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Jane Crosby

Partner, Dispute Resolution

Jane is an employment and commercial litigation solicitor of more than 15 years' experience. Prior to entering the legal profession, Jane was employed in the...

Partner, Dispute Resolution

Jane Crosby

Jane is an employment and commercial litigation solicitor of more than 15 years' experience.

Prior to entering the legal profession, Jane was employed in the aviation industry. This experience is appreciated by many of Jane's clients who note that she is able to take a commercial and pragmatic approach to any legal issue that they face.

Jane acts for a wide range of individuals and businesses and her areas of specialism include aviation, property related industries and IT. Jane regularly advises on aspects of employment law, such as settlement agreements, employment contracts, policies and procedures, redundancies, equal pay, data protection, issues arising from TUPE and reorganisations, the calculation of holiday pay, bonus and commission payments, disciplinary and grievance issues, dismissal and termination issues, the protection of confidential information and the enforcement of restrictive covenants. Jane gets involved in GDPR training for her clients and she is able to deliver tailored employment law training sessions upon request.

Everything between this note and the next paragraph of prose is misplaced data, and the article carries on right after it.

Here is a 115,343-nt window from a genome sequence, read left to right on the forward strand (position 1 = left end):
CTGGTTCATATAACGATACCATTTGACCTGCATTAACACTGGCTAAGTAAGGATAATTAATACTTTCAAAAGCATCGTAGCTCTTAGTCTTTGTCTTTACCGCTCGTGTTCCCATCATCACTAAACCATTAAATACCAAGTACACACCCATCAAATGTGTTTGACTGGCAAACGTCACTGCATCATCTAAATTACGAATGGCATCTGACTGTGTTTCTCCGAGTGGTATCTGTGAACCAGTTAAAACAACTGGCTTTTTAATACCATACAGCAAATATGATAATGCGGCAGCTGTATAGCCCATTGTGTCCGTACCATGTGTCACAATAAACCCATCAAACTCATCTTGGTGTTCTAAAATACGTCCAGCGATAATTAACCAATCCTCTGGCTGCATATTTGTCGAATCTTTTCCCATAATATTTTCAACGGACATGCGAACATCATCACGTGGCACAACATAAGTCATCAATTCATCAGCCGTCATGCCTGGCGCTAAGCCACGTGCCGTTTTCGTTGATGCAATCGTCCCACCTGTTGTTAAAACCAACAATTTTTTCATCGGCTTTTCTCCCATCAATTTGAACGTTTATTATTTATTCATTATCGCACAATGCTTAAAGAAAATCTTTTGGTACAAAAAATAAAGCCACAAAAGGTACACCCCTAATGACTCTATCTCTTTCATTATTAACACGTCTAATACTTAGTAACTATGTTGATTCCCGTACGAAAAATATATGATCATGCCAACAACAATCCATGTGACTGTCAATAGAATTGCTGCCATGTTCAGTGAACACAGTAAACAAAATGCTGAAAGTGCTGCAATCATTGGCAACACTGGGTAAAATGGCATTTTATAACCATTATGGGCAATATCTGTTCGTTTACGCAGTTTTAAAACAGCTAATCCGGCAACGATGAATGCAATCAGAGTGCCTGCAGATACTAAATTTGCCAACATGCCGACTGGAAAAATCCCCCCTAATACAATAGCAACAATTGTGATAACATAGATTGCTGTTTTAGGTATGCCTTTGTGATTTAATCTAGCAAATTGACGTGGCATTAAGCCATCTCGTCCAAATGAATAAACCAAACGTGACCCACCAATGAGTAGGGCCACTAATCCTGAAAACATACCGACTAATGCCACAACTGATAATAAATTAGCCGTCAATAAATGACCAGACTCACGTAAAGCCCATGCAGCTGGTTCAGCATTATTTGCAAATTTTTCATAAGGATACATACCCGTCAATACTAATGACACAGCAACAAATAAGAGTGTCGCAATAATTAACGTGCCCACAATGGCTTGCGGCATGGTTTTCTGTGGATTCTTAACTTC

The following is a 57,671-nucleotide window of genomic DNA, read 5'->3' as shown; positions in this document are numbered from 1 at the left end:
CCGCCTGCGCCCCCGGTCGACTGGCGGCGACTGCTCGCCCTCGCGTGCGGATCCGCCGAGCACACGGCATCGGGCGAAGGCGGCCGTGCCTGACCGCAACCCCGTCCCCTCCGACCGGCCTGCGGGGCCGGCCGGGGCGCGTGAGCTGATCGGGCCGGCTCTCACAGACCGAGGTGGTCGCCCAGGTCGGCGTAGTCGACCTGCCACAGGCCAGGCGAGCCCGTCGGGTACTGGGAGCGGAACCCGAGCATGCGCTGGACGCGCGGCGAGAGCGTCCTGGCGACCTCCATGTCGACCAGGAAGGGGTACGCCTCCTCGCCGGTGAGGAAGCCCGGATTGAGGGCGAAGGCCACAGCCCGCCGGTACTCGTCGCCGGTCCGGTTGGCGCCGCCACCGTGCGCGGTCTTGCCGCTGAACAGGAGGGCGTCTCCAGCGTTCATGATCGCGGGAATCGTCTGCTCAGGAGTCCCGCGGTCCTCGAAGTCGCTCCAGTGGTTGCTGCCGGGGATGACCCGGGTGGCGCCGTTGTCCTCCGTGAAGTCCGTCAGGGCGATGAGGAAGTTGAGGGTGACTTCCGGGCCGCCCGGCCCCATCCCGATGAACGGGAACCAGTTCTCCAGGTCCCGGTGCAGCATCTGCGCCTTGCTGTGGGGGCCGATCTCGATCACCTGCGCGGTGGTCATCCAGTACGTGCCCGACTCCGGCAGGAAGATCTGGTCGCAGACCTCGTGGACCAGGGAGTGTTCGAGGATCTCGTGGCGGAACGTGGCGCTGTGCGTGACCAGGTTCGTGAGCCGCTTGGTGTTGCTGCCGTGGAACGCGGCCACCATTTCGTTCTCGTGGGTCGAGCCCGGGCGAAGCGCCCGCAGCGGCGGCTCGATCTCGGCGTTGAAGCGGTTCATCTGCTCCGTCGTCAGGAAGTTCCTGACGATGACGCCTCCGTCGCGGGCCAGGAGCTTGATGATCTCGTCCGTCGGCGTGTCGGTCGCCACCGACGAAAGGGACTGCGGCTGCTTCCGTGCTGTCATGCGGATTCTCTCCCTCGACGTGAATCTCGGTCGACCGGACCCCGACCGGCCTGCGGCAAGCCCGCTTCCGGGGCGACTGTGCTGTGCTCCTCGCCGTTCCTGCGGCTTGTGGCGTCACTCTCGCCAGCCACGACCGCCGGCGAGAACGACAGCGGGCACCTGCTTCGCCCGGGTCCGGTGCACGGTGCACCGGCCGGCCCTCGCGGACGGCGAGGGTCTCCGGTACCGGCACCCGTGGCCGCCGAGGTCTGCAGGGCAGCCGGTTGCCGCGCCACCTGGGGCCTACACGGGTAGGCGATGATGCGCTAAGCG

As a commercial litigation lawyer, Jane also deals in shareholder and directors disputes, commercial contract disputes and the enforcement of restrictive covenants.

Jane has been involved in successful high value commercial litigation for clients in the High Courts, she is an accredited mediator and she is a member of the Employment Lawyers Association.